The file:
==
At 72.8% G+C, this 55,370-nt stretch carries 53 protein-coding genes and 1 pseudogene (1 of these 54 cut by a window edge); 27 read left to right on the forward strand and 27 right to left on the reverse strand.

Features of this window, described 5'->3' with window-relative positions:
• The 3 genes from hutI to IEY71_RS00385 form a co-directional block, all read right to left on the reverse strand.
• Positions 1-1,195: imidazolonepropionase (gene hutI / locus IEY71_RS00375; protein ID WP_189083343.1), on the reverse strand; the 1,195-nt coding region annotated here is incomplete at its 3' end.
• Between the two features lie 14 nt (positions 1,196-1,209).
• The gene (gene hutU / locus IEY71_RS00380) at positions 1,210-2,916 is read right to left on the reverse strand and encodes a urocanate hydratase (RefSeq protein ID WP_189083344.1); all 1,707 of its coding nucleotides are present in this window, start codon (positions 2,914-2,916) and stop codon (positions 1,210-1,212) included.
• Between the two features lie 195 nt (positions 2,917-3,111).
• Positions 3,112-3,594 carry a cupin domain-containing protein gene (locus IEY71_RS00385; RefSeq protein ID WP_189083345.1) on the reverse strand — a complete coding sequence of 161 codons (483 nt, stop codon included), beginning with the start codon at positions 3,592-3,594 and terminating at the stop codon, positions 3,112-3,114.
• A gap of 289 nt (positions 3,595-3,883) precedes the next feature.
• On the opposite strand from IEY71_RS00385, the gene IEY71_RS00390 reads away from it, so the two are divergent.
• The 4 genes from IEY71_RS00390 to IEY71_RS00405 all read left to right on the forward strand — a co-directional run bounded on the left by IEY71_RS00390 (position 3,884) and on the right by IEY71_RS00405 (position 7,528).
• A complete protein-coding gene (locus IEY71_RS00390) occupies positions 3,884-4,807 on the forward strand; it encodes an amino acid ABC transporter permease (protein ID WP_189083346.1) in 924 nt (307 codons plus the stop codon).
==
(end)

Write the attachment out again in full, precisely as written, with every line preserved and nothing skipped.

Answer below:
At 72.8% G+C, this 55,370-nt stretch carries 53 protein-coding genes and 1 pseudogene (1 of these 54 cut by a window edge); 27 read left to right on the forward strand and 27 right to left on the reverse strand.

Features of this window, described 5'->3' with window-relative positions:
• The 3 genes from hutI to IEY71_RS00385 form a co-directional block, all read right to left on the reverse strand.
• Positions 1-1,195: imidazolonepropionase (gene hutI / locus IEY71_RS00375; protein ID WP_189083343.1), on the reverse strand; the 1,195-nt coding region annotated here is incomplete at its 3' end.
• Between the two features lie 14 nt (positions 1,196-1,209).
• The gene (gene hutU / locus IEY71_RS00380) at positions 1,210-2,916 is read right to left on the reverse strand and encodes a urocanate hydratase (RefSeq protein ID WP_189083344.1); all 1,707 of its coding nucleotides are present in this window, start codon (positions 2,914-2,916) and stop codon (positions 1,210-1,212) included.
• Between the two features lie 195 nt (positions 2,917-3,111).
• Positions 3,112-3,594 carry a cupin domain-containing protein gene (locus IEY71_RS00385; RefSeq protein ID WP_189083345.1) on the reverse strand — a complete coding sequence of 161 codons (483 nt, stop codon included), beginning with the start codon at positions 3,592-3,594 and terminating at the stop codon, positions 3,112-3,114.
• A gap of 289 nt (positions 3,595-3,883) precedes the next feature.
• On the opposite strand from IEY71_RS00385, the gene IEY71_RS00390 reads away from it, so the two are divergent.
• The 4 genes from IEY71_RS00390 to IEY71_RS00405 all read left to right on the forward strand — a co-directional run bounded on the left by IEY71_RS00390 (position 3,884) and on the right by IEY71_RS00405 (position 7,528).
• A complete protein-coding gene (locus IEY71_RS00390) occupies positions 3,884-4,807 on the forward strand; it encodes an amino acid ABC transporter permease (protein ID WP_189083346.1) in 924 nt (307 codons plus the stop codon).